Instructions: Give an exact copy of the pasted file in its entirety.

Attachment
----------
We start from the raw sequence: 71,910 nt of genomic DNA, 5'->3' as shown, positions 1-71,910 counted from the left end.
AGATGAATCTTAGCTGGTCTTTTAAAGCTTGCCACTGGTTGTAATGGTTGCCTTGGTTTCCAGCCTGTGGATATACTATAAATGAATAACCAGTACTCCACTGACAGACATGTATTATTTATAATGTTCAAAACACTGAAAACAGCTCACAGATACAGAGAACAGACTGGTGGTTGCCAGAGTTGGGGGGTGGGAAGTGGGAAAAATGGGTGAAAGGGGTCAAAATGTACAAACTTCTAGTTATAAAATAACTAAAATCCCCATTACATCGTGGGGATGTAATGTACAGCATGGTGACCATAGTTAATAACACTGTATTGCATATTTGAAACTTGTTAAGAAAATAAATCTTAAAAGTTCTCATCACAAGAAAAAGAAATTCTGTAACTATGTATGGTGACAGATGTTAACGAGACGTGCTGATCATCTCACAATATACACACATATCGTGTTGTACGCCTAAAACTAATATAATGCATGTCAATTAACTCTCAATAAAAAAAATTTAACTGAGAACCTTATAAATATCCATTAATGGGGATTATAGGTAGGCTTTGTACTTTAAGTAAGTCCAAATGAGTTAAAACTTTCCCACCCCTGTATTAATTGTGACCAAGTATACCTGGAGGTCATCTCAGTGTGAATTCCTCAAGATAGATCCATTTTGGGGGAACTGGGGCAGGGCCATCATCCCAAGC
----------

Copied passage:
We start from the raw sequence: 71,910 nt of genomic DNA, 5'->3' as shown, positions 1-71,910 counted from the left end.
AGATGAATCTTAGCTGGTCTTTTAAAGCTTGCCACTGGTTGTAATGGTTGCCTTGGTTTCCAGCCTGTGGATATACTATAAATGAATAACCAGTACTCCACTGACAGACATGTATTATTTATAATGTTCAAAACACTGAAAACAGCTCACAGATACAGAGAACAGACTGGTGGTTGCCAGAGTTGGGGGGTGGGAAGTGGGAAAAATGGGTGAAAGGGGTCAAAATGTACAAACTTCTAGTTATAAAATAACTAAAATCCCCATTACATCGTGGGGATGTAATGTACAGCATGGTGACCATAGTTAATAACACTGTATTGCATATTTGAAACTTGTTAAGAAAATAAATCTTAAAAGTTCTCATCACAAGAAAAAGAAATTCTGTAACTATGTATGGTGACAGATGTTAACGAGACGTGCTGATCATCTCACAATATACACACATATCGTGTTGTACGCCTAAAACTAATATAATGCATGTCAATTAACTCTCAATAAAAAAAATTTAACTGAGAACCTTATAAATATCCATTAATGGGGATTATAGGTAGGCTTTGTACTTTAAGTAAGTCCAAATGAGTTAAAACTTTCCCACCCCTGTATTAATTGTGACCAAGTATACCTGGAGGTCATCTCAGTGTGAATTCCTCAAGATAGATCCATTTTGGGGGAACTGGGGCAGGGCCATCATCCCAAGC